Archdiocese of Detroit will re-examine list of accused clergy
Detroit — The Archdiocese of Detroit said Wednesday that it will re-examine its list of religious order priests accused of abuse that some victims allege is incomplete.
The announcement came after members of a support group called SNAP (Survivors Network of those Abused by Priests) claimed city's Catholic officials are being "reckless and secretive" by withholding details of all accused priests.
"As a result of these concerns, the archdiocese will carefully re-examine each name on our current list as well as the source information provided by the religious orders. If we discover any oversight on our part, it will be corrected immediately," the diocese said in a statement to The Detroit News.
SNAP members shared a list of 28 publicly accused clerics with allegations of child molestation who are or were in Detroit area but are not on the Detroit's archdiocese's list of credibly accused clerics.
David Clohessy, the former St. Louis, Missouri-based national director and spokesman for SNAP, said the diocese exclusion of some clerics on its list is not an "oversight."
"Lists are all virtually all incomplete with split hairs, and (the church) will make excuses as to why certain ones aren't on their list," said Clohessy, 62. "Most of those accused are dead now and probably none are in the parish, but we can't be sure. The ones who are alive aren't on the sex offender registry, and it's essential to acknowledge them because the archbishop isn't giving proper oversight."
Allan Kosack from Royal Oak said he was abused by a faculty member of Sacred Heart while he was a 16-year-old seminarian studying for priesthood.
"Don't believe appearance, look for evidence," said Kosack, 88, who said the abuse happened between 1947-52. "The church isn't what it appears to be."
Sexual abuse cases in the Archdiocese of Detroit have been reviewed independently since 2002 when church officials signed agreements with all six county prosecutors within the diocese.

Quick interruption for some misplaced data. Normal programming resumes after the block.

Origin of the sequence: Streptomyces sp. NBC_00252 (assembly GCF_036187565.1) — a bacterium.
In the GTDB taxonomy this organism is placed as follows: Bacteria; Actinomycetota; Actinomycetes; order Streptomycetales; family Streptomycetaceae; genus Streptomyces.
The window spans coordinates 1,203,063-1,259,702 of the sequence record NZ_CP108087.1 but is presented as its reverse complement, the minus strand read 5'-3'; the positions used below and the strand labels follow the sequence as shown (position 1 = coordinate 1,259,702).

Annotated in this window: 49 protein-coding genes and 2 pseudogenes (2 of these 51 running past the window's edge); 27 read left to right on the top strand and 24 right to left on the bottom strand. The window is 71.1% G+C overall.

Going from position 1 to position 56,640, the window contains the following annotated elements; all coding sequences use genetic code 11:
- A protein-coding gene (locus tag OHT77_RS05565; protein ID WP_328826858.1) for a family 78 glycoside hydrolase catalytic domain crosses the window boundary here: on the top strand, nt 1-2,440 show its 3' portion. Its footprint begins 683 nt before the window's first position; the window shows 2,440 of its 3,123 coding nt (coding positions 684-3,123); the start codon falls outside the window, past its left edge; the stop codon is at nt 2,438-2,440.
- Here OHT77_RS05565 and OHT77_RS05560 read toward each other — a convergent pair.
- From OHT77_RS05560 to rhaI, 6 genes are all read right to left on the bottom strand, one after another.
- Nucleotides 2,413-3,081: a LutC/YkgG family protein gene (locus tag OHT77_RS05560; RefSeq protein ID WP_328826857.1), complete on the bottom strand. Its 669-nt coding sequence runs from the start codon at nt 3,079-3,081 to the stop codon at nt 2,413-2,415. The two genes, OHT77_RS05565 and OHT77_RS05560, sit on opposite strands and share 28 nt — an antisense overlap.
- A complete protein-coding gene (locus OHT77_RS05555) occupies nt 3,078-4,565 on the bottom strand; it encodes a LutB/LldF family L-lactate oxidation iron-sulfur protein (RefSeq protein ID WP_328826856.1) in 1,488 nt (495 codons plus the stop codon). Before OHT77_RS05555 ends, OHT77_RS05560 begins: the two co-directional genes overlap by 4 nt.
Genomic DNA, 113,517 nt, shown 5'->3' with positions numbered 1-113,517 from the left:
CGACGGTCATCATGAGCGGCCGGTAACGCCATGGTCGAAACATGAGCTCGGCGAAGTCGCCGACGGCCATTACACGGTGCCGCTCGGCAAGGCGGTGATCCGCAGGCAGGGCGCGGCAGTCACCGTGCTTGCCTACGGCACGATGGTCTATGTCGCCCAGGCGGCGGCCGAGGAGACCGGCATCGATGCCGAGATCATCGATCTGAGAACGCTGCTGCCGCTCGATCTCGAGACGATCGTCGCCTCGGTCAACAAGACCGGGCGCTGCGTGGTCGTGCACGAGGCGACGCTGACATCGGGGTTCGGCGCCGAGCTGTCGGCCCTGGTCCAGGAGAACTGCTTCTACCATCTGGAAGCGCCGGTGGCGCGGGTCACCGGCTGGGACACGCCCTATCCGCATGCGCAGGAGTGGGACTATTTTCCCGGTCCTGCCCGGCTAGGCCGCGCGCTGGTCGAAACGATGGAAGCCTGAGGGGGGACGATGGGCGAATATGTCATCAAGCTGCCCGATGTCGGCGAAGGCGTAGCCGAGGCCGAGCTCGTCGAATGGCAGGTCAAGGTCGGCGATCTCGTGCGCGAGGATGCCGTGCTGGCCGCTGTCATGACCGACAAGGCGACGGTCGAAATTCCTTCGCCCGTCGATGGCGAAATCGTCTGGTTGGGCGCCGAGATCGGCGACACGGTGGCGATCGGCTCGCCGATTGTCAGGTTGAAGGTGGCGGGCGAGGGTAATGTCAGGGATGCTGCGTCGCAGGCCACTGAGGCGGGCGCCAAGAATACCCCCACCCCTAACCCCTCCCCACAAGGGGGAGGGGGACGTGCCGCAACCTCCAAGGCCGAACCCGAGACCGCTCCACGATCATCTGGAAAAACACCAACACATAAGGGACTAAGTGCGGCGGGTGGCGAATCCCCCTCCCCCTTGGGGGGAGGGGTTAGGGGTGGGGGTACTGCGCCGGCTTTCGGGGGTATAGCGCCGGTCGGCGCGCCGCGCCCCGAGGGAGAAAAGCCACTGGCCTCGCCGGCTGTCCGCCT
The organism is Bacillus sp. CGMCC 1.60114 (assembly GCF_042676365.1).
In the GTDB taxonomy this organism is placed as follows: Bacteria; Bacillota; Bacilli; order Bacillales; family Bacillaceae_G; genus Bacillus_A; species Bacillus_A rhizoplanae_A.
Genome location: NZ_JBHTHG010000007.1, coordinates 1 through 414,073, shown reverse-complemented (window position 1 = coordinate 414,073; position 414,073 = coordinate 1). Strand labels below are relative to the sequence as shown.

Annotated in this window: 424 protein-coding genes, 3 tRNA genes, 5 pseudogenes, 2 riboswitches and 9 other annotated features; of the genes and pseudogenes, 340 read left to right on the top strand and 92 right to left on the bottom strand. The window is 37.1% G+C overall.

"The Detroit archdiocese welcomes any assistance and updates from members of the community in our efforts to keep our information updated and accurate," the diocese said.
The Archdiocese of Detroit said it works to prevent and respond to sexual abuse of minors and vulnerable adults, and "to those harmed by the actions and inaction of Church leaders: It is inexcusable, and we are sorry."
The diocese created an online portal at protect.aod.org welcoming victims to report abuse, receive support, view a list of publicly accused clergy members and view statements from Archbishop Allen Vigneron.
The portal was created while Vigneron and other Michigan church leaders pushed for more transparency at a bishops conference in November. The conference looked for solutions as Michigan's seven dioceses were served search warrants by then-Attorney General Bill Schuette’s office in October.
The Archdiocese of Detroit followed the lead of the Diocese of Gaylord and the Diocese of Saginaw who published lists of dozens of priests who had been credibly accused and many of whom were dead.
Clohessy said Michigan needs to continue expanding its statute of limitations.
"Litigation brings these cases to light and causes change, but nationally, Michigan is in the top four states with the fewest amount of cases that make it to court," said Clohessy, referencing a 2015 nonprofit study published on Statute of Limitation Reform that ranked the four worst as: Alabama, Michigan, Mississippi and New York.
"When the law prevents you from going to court, all you can do is report it to the church whose intention isn't to bring these cases to light."
Last year, Michigan approved new laws to give childhood victims up to 15 years after an incident or until their 28th birthday to pursue criminal charges against their assaulter, up from 10 years or their 21st birthday.
Meanwhile, Gov. Gretchen Whitmer has asked the Legislature to approve a $2 million supplemental allocation for a state investigation into clergy sexual abuse within the Catholic Church.
The $2 million is expected to pay for the entirety of the investigation and would be funded by state settlement money, said Kelly Rossman-McKinney, a spokeswoman for Attorney General Dana Nessel.
Expected to take about two years to complete, the investigation into Michigan’s seven dioceses and their handling of sexual abuse complaints started in August shortly after a grand jury investigation in Pennsylvania found hundreds of abuser priests had molested more than 1,000 children since the 1940s.
Michigan's investigation will examine cases and any efforts to cover up complaints dating back to the 1950s.
“I acknowledge, too, how disheartening it is for us once again to come face-to-face with moral failures in the priesthood, especially among us bishops," Vigneron said on the archdiocese website.
"I realize how discouraging it is that we have not decisively overcome these sins after all these years. These sins are marks of shame upon the Church and a great weight impeding the progress we strive so zealously to make in advancing the Lord’s Kingdom."